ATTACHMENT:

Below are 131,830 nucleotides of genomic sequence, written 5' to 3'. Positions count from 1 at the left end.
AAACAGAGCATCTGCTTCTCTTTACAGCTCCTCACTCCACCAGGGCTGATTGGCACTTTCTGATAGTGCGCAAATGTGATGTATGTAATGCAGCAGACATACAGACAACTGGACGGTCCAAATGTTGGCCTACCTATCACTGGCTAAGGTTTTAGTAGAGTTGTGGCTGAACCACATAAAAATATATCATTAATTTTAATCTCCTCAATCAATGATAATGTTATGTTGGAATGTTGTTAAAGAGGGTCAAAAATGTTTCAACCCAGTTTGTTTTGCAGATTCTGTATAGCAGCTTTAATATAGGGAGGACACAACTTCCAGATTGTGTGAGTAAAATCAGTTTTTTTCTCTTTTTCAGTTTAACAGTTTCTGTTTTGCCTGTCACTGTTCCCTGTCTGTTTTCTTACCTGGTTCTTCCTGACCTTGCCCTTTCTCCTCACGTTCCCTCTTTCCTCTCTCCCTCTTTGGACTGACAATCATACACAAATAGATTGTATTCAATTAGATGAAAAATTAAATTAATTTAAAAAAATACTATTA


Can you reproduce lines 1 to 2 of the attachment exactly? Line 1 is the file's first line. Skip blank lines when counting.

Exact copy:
Below are 131,830 nucleotides of genomic sequence, written 5' to 3'. Positions count from 1 at the left end.
AAACAGAGCATCTGCTTCTCTTTACAGCTCCTCACTCCACCAGGGCTGATTGGCACTTTCTGATAGTGCGCAAATGTGATGTATGTAATGCAGCAGACATACAGACAACTGGACGGTCCAAATGTTGGCCTACCTATCACTGGCTAAGGTTTTAGTAGAGTTGTGGCTGAACCACATAAAAATATATCATTAATTTTAATCTCCTCAATCAATGATAATGTTATGTTGGAATGTTGTTAAAGAGGGTCAAAAATGTTTCAACCCAGTTTGTTTTGCAGATTCTGTATAGCAGCTTTAATATAGGGAGGACACAACTTCCAGATTGTGTGAGTAAAATCAGTTTTTTTCTCTTTTTCAGTTTAACAGTTTCTGTTTTGCCTGTCACTGTTCCCTGTCTGTTTTCTTACCTGGTTCTTCCTGACCTTGCCCTTTCTCCTCACGTTCCCTCTTTCCTCTCTCCCTCTTTGGACTGACAATCATACACAAATAGATTGTATTCAATTAGATGAAAAATTAAATTAATTTAAAAAAATACTATTA